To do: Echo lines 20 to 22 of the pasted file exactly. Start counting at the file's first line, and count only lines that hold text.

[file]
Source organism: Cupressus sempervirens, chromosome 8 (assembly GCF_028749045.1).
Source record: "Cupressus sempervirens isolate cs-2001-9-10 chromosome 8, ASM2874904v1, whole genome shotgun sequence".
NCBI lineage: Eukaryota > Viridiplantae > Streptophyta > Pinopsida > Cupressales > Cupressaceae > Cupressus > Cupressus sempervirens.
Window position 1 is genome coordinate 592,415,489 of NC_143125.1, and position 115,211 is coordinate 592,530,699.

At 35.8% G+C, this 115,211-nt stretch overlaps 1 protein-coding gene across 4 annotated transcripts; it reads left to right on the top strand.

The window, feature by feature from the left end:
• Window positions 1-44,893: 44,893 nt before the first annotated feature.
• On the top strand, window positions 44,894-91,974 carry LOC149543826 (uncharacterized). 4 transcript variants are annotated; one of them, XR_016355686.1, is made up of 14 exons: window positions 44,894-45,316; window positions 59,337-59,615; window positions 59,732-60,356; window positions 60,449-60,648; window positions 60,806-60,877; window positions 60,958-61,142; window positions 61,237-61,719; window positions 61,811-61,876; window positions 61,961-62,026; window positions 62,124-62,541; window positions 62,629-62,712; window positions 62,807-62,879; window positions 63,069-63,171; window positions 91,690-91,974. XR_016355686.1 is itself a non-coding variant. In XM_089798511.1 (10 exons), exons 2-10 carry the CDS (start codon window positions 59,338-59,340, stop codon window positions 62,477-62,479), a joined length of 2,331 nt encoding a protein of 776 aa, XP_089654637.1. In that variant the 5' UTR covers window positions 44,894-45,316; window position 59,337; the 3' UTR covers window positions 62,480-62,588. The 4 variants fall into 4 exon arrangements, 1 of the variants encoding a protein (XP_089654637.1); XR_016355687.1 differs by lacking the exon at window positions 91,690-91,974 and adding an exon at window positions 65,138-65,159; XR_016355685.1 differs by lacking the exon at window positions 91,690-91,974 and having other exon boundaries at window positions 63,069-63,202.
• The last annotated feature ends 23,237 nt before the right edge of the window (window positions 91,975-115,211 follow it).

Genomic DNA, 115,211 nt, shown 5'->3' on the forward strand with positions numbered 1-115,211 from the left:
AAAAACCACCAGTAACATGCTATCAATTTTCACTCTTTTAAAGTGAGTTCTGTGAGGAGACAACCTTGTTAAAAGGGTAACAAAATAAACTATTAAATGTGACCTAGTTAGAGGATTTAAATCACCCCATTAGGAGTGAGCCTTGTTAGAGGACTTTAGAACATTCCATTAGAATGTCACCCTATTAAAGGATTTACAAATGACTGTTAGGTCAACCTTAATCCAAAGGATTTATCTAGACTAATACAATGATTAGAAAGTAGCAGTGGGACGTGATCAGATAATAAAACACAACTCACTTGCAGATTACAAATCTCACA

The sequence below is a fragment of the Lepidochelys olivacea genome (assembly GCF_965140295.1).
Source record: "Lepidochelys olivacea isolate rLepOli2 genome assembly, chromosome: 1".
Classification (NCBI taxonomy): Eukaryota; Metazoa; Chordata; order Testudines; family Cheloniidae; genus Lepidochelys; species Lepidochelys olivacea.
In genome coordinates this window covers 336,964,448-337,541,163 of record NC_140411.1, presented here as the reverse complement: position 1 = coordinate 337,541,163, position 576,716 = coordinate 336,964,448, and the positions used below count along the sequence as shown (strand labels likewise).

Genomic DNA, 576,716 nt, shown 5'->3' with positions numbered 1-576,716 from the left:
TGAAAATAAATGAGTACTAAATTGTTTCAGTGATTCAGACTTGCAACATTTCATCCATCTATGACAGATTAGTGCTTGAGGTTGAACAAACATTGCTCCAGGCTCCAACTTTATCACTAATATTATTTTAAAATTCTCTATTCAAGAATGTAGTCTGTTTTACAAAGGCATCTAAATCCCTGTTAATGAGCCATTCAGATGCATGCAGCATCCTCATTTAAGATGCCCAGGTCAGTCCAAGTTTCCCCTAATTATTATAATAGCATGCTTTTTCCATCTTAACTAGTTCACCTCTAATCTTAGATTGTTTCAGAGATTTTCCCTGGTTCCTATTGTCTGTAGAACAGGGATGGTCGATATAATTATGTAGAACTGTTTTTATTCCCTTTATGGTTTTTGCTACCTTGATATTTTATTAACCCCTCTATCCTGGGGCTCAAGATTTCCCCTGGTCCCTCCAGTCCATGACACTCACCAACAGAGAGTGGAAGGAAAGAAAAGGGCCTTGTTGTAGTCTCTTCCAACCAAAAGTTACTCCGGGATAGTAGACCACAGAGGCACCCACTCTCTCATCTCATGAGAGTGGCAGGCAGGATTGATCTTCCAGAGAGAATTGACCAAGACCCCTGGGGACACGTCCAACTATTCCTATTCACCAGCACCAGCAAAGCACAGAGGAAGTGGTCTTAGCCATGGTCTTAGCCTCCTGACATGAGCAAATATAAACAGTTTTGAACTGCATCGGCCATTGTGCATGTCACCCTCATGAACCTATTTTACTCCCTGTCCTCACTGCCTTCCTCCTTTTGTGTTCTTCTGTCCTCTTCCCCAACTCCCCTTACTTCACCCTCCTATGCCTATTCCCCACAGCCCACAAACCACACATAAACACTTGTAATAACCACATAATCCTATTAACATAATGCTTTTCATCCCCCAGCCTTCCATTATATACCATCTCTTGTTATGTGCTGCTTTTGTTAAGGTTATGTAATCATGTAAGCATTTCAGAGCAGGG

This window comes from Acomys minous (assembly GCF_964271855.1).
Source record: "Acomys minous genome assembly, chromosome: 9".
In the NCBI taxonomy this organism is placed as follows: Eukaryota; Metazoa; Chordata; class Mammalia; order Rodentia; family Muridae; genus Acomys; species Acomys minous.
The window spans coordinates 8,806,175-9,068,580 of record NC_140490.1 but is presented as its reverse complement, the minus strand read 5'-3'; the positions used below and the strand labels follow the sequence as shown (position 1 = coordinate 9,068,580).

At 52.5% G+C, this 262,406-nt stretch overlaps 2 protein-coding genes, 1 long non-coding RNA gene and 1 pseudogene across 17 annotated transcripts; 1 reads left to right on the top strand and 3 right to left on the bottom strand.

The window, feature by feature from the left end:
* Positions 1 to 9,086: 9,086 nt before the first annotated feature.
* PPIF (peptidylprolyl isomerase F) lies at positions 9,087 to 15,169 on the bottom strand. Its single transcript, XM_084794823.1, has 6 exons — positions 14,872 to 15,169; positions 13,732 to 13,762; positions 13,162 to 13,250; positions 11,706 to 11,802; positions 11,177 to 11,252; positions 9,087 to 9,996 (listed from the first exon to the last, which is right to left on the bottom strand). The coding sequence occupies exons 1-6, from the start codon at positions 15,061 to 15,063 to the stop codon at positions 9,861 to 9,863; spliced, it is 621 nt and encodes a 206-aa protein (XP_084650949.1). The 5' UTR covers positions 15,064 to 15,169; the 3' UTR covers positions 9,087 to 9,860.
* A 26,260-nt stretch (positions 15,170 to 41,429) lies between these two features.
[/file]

In the NCBI taxonomy this organism is placed as follows: Eukaryota; Metazoa; Chordata; class Mammalia; order Rodentia; family Muridae; genus Acomys; species Acomys minous.
The window spans coordinates 8,806,175-9,068,580 of record NC_140490.1 but is presented as its reverse complement, the minus strand read 5'-3'; the positions used below and the strand labels follow the sequence as shown (position 1 = coordinate 9,068,580).

At 52.5% G+C, this 262,406-nt stretch overlaps 2 protein-coding genes, 1 long non-coding RNA gene and 1 pseudogene across 17 annotated transcripts; 1 reads left to right on the top strand and 3 right to left on the bottom strand.